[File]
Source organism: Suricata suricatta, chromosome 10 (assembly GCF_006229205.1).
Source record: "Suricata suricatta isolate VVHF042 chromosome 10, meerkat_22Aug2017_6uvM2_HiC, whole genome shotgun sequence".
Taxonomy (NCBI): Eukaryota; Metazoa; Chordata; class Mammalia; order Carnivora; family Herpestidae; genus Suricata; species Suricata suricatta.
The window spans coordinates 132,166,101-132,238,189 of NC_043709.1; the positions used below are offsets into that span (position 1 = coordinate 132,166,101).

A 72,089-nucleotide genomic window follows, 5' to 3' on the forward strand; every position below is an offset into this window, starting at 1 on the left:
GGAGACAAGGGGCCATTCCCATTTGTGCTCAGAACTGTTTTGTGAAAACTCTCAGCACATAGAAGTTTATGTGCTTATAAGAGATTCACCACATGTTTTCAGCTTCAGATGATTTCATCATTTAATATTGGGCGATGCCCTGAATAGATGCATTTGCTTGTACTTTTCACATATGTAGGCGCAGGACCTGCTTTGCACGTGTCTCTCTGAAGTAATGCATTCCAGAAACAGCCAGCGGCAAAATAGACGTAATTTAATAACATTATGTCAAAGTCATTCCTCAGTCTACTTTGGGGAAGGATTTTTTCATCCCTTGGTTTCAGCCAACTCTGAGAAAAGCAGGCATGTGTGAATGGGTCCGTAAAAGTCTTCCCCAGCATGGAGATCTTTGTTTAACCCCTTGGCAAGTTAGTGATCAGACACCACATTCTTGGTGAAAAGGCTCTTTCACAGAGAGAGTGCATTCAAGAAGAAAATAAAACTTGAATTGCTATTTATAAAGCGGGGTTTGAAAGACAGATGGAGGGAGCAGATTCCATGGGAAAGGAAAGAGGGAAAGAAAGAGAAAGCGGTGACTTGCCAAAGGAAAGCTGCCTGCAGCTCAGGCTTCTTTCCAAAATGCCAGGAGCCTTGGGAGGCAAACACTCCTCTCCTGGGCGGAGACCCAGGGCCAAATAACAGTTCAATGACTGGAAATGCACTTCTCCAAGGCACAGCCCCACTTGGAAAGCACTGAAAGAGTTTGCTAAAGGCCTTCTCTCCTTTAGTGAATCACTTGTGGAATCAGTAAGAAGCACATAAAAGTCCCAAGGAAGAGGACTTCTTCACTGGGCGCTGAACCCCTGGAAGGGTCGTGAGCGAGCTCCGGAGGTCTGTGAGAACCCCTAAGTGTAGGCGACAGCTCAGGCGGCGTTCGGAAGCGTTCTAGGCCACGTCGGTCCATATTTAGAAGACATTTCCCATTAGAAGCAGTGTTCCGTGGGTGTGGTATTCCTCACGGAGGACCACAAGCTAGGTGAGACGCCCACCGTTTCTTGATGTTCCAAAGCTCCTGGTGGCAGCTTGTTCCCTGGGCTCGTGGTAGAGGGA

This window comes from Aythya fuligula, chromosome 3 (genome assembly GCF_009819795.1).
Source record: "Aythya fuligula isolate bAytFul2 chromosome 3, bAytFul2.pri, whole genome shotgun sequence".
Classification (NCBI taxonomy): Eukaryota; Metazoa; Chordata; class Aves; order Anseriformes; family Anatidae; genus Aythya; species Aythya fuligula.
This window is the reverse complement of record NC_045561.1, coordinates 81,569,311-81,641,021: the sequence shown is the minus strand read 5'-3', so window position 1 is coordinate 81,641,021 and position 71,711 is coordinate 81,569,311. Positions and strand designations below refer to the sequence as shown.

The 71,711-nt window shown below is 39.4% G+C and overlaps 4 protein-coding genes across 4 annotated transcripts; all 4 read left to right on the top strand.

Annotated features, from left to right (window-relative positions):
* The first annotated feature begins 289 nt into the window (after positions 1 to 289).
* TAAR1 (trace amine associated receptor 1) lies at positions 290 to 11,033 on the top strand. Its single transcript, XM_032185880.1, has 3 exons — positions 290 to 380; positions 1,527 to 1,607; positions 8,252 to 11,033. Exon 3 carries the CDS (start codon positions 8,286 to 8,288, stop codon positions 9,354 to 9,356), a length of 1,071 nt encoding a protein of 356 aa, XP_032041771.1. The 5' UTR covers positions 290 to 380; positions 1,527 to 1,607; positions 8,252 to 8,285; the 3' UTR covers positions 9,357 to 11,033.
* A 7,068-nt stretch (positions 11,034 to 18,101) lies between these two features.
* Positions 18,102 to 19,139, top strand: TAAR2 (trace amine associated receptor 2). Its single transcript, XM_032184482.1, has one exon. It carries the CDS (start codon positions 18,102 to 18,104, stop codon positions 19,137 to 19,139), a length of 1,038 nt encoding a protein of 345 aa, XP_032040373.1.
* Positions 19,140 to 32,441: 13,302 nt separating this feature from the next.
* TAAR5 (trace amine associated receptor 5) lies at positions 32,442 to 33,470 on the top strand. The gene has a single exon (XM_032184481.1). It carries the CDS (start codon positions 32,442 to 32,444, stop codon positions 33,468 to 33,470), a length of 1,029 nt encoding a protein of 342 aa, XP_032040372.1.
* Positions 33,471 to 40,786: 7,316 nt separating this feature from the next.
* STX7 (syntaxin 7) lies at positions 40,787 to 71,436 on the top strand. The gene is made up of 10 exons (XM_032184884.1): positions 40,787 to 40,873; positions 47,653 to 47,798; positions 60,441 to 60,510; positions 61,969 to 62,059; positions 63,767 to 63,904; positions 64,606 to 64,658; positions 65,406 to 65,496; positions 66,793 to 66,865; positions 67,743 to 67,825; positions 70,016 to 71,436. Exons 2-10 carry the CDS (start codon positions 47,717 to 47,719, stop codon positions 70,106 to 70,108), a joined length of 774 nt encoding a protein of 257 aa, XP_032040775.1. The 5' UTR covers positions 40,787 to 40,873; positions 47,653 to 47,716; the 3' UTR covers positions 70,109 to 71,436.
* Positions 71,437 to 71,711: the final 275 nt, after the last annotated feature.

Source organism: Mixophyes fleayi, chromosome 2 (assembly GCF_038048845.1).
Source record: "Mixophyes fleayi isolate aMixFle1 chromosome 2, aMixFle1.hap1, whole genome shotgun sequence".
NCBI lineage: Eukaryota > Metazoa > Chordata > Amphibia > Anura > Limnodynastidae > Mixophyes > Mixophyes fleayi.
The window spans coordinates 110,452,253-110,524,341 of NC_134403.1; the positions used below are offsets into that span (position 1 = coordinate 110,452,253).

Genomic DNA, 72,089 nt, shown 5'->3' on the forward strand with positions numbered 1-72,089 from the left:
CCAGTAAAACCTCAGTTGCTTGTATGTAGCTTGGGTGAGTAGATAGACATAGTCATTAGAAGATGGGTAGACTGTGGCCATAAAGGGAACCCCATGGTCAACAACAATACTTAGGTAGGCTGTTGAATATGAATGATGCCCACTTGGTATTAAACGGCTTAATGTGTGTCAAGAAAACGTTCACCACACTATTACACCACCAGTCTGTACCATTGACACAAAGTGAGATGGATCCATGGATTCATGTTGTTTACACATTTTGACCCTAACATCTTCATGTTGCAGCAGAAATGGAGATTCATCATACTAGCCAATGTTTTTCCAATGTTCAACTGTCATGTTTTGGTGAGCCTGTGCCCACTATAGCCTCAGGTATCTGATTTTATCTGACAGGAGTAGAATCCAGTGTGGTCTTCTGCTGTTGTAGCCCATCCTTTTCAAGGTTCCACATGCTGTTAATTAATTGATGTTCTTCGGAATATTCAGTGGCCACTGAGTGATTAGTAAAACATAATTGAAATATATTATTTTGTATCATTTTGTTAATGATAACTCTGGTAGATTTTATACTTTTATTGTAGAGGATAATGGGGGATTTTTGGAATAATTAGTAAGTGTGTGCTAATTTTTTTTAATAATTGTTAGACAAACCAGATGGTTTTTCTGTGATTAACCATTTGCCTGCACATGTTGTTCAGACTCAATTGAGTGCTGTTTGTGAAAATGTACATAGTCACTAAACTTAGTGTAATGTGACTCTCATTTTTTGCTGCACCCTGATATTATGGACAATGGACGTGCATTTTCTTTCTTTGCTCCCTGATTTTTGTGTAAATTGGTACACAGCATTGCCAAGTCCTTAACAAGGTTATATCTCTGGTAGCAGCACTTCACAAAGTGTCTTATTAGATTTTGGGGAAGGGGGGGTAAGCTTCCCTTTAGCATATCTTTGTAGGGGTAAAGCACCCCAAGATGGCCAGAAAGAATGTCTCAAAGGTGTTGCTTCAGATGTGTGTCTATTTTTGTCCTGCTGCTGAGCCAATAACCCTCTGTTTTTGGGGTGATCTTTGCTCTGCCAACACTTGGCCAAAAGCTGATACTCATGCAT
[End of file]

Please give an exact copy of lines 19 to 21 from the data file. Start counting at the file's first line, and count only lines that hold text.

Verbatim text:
* Positions 33,471 to 40,786: 7,316 nt separating this feature from the next.
* STX7 (syntaxin 7) lies at positions 40,787 to 71,436 on the top strand. The gene is made up of 10 exons (XM_032184884.1): positions 40,787 to 40,873; positions 47,653 to 47,798; positions 60,441 to 60,510; positions 61,969 to 62,059; positions 63,767 to 63,904; positions 64,606 to 64,658; positions 65,406 to 65,496; positions 66,793 to 66,865; positions 67,743 to 67,825; positions 70,016 to 71,436. Exons 2-10 carry the CDS (start codon positions 47,717 to 47,719, stop codon positions 70,106 to 70,108), a joined length of 774 nt encoding a protein of 257 aa, XP_032040775.1. The 5' UTR covers positions 40,787 to 40,873; positions 47,653 to 47,716; the 3' UTR covers positions 70,109 to 71,436.
* Positions 71,437 to 71,711: the final 275 nt, after the last annotated feature.